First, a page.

Sigma Xi Supports the Innovative Spirit of Students

June 14, 2016

KelseyMatuschka_OliviaHutleyOlivia Hutley, 16, of Australia was at NASA’s Kennedy Space Center Visitor Complex in April, holding an ancient-looking book just given to her from the personal library of astronaut Pete Conrad. She was so proud of it that she knew she would always keep it. After traveling half way across the world, she had overcome her nerves to give a presentation with her classmate, Kelsey Matuschka, 16, about a mobile app they had developed with two other classmates. Hutley learned how to use computer code to develop it. 

They were competing at the 2016 Innovation Summit, the finish line of the Conrad Spirit of Innovation Challenge. The challenge is an eight-month entrepreneurial contest run by the Conrad Foundation. The contest asks high school students to design products or services that would benefit humanity. 

Dongyoon Shin and Dongsei ParkSigma Xi, The Scientific Research Society has supported the Conrad Spirit of Innovation Challenge since its beginning 10 years ago. The Society is one of the program’s technology sponsors, and its members represent the largest group of judges who evaluate the teams’ projects before the summit. 

More than 90 high school teams came to the summit, whittled from 140 teams that submitted projects. They competed in one of four categories: aerospace and aviation, cyber technology and security, energy and environment, and health and nutrition. Before arriving, teams created portfolios with business and technical plans for their products. Some even made prototypes. 

Shannon and Mikayla DieschSoon after the summit kicked off, the top five finalist teams in each category were announced based on the merit of their portfolios. The finalists then gave Power Pitches, which are presentations they might give to investors, on stage in front of more than 300 students, parents, and coaches with the hope of qualifying for the top prize: being named a Pete Conrad Scholar. The scholars receive a market research assessment, a plan to continue product development, a medallion, legal services worth $5,000 to file a patent application, and one year of dues paid for an associate membership in Sigma Xi.

Additionally, teams that did well in a preliminary Power Pitch round were invited to give their presentations on stage for the chance of winning certificates and trophies. 
In between Power Pitches, speakers told the teams that their talents were needed for future missions to Mars and in the medical industry, how to leave positive impressions, and the importance of being open for—and preparing for—future opportunities. Students were invited to have a voice in their own education.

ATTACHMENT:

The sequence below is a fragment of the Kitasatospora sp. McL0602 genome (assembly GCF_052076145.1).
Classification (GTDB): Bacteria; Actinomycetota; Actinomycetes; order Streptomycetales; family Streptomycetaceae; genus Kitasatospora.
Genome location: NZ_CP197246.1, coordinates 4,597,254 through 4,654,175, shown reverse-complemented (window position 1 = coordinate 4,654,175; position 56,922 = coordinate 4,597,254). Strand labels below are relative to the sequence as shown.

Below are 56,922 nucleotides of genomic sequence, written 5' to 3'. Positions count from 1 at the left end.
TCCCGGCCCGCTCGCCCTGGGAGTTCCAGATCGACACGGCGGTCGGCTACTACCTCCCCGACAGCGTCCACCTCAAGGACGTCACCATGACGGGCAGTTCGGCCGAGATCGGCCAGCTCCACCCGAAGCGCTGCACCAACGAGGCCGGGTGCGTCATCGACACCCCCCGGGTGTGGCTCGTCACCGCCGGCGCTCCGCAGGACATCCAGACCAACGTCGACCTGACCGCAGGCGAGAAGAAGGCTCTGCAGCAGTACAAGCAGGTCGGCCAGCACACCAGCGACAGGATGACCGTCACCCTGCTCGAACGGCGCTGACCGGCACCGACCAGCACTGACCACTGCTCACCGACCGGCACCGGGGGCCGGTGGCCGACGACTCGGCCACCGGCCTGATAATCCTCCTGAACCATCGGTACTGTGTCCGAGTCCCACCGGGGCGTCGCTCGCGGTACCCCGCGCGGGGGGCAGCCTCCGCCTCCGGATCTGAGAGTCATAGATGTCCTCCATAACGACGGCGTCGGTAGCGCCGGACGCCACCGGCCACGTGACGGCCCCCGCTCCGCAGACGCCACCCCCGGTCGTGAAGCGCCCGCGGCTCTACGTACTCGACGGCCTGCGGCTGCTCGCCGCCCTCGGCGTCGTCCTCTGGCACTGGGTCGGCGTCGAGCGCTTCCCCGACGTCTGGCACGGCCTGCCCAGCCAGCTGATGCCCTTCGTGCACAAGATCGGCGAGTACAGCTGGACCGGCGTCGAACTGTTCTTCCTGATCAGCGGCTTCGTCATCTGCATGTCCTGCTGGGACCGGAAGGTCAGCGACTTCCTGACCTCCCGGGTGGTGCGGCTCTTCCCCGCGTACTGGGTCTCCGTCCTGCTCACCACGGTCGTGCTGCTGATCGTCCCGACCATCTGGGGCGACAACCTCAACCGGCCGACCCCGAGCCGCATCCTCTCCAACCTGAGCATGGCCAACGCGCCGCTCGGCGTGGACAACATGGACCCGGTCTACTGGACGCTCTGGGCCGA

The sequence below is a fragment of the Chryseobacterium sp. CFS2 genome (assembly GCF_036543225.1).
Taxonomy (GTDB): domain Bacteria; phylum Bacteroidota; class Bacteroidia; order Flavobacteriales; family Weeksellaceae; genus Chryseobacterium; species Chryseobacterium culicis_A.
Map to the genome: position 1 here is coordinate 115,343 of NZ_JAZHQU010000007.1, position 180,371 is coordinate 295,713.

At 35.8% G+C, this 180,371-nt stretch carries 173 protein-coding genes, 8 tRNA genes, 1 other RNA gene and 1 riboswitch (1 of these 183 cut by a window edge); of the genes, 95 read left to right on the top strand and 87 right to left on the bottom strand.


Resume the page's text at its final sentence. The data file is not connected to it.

“You can actually affect the world,” said Nancy Conrad, chairman and founder of Conrad Foundation, which runs the challenge in honor of her late husband, astronaut Pete Conrad. 

She gave Hutley the book from Pete’s library after Hutley’s team was named the Power Pitch winners for the health and nutrition category. Their idea was a smartphone app that uses color to encourage a user to have better sleep and moods. 

“We can go so much further, we believe in the product,” said Hutley.

Photo captions

Top photo: Kelsey Matuschka, left, and Olivia Hutley of Australia were the Power Pitch winners for the health and nutrition category in the 2016 Conrad Spirit of Innovation Challenge's Innovation Summit. The summit was held in April at NASA's Kennedy Space Center Visitor Complex.

Middle photo: Nancy Conrad, left, stands with Pete Conrad Scholars Dongyoon Shin, 18, and Dongsei Park, 17, of South Korea. Shin and Park logged more than 1,000 hours on making an improved space helmet. On the right is Bob Cabana, former space shuttle commander and director of NASA’s Kennedy Space Center.

Bottom photo: The summit’s masters of ceremony were sisters Shannon and Mikayla Diesch, who were named Pete Conrad Scholars in 2010 for a nutrition bar they made for astronauts. The bars actually went into space.

More on the Conrad Spirit of Innovation Challenge:

More About Sigma Xi: Sigma Xi, The Scientific Research Honor Society is the world’s largest multidisciplinary honor society for scientists and engineers. Its mission is to enhance the health of the research enterprise, foster integrity in science and engineering, and promote the public understanding of science for the purpose of improving the human condition. Sigma Xi chapters can be found at colleges and universities, government laboratories, and industry research centers around the world. More than 200 Nobel Prize winners have been members. The Society is based in Research Triangle Park, North Carolina. On Twitter: @SigmaXiSociety